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Champagne

'Champagne Hillsides, Houses and Cellars' is a cultural landscape shaped by the production of sparkling wines since the 17th century.

The area is divided into 3 clusters:

- Saint-Nicaise Hill in Reims

- Avenue of Champagne in Epernay

- hillsides of Hautvillers, Aÿ and Mareuil-sur-Aÿ

Map

Visit May 2015

Champagne Hillsides, Houses and Cellars is another candidate for inclusion this year. And it's another serial nomination: it comprises 14 locations in the Champagne-Ardenne region in the North East of France. On my way to the WHS of Vézélay and the Abbey of Fontenay, I spent Ascension Thursday in Reims to check out a couple of these Champagne sites.

I rarely drink alcohol, so all these wine-related (T)WHS are a particular chore for me to tick off. Fortunately this nomination focuses more on the industrial and commercial process of champagne production than on endless hillside vineyards. With this cleverly chosen angle of argumentation, I believe the Champagne sites also distinguish themselves enough to warrant WH status. The sites are presented as a continuing evolved cultural landscape too, which for sure must please some of the jurors. And to top it off, these sites (or at least their products) are globally known: "The outstanding nature of Champagne also lies in its symbolic aspect, shared across the world".

Among the special features of this WHS are the Cellars: underground chalk chambers that hold the bottles of champagne until the contents are ready to be consumed. You can visit the cellars on a tour of one of the Champagne Houses. They all seem to do tours, as a form of publicity or way to earn something extra. I choose to visit Taittinger in the champagne quarter of Reims. This is the only one of the major houses that offers tours without prebooking. I arrived around 11 a.m., and was able to directly join a tour in English. There were about 25 other participants from all over the globe, so these tours seem to be quite popular. Cost was 16.5 EUR including one glass of champagne.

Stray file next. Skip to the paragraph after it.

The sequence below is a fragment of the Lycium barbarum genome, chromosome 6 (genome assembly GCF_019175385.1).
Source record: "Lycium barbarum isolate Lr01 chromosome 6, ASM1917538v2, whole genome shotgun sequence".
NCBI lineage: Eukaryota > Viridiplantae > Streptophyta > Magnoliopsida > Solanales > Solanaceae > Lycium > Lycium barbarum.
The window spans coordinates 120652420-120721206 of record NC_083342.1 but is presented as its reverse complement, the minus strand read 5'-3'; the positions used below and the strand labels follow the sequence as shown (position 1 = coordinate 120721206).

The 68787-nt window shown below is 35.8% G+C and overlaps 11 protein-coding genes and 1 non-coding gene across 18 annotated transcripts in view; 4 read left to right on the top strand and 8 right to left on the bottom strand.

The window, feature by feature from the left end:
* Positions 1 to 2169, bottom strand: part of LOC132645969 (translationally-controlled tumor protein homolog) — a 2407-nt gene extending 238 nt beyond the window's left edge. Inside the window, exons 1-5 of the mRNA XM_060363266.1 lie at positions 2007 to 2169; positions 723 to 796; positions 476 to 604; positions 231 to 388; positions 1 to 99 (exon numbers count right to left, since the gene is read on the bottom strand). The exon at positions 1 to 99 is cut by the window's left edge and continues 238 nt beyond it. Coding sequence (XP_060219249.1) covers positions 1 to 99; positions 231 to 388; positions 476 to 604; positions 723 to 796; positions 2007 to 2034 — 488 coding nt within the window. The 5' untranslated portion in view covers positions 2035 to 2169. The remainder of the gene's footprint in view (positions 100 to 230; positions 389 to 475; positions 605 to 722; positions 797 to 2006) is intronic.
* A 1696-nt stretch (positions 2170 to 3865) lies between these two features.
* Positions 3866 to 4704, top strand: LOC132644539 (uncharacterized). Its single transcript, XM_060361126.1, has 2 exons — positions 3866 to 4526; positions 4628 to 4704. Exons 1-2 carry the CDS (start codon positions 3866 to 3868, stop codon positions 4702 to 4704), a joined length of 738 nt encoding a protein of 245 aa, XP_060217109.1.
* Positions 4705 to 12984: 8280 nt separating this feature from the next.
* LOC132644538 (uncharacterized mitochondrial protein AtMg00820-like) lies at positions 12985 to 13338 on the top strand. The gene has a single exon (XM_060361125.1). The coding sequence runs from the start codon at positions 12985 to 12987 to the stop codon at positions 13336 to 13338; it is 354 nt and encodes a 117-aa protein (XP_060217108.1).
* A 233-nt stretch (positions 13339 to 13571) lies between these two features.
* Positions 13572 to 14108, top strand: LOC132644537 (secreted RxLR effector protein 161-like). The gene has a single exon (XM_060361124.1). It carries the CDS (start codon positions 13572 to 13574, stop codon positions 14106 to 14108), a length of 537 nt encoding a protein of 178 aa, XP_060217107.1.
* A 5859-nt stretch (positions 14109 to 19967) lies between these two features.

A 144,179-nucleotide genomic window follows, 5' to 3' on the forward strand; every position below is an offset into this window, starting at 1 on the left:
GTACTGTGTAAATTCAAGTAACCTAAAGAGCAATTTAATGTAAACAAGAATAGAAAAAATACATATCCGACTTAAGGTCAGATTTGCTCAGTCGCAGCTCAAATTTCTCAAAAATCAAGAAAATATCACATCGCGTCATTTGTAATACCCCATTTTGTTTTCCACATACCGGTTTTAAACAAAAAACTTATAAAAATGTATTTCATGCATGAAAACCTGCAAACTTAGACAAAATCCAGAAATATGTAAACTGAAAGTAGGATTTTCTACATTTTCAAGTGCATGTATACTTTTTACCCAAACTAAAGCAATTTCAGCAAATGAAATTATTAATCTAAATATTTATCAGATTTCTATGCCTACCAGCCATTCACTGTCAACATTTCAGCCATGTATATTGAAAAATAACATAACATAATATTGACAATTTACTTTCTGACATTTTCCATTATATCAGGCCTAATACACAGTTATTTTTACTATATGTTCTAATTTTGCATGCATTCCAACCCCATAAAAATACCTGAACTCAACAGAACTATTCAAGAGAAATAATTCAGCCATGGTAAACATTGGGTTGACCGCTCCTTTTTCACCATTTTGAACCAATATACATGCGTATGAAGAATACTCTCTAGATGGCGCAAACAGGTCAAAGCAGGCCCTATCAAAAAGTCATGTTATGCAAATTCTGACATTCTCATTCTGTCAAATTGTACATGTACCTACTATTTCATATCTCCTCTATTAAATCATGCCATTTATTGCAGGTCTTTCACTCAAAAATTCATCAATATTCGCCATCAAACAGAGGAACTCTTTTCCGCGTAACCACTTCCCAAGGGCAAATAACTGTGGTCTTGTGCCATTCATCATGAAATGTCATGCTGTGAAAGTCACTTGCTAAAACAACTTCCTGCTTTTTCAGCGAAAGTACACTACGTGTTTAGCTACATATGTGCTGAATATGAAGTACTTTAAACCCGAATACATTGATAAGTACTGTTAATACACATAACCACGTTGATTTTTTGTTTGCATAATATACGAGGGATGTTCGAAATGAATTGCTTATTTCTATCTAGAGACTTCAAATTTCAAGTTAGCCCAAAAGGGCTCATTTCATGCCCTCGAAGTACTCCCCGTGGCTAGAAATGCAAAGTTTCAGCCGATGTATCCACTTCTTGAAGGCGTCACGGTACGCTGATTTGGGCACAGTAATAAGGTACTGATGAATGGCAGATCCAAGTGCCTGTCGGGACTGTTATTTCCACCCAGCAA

The Taittinger cellars are located on the site of the basement of the old Saint-Nicaise abbey and in former chalk quarries. The tour both shows the remains of the abbey and the champagne production process. Endless rows of champagne bottles line the 4km long hallways: they stay there for up to 8 years until the delicate process is finished. There are two fermentation stages, and the characteristic cork is only added at the end. The temperature in the chalk chambers is a constant 12 degrees Celsius.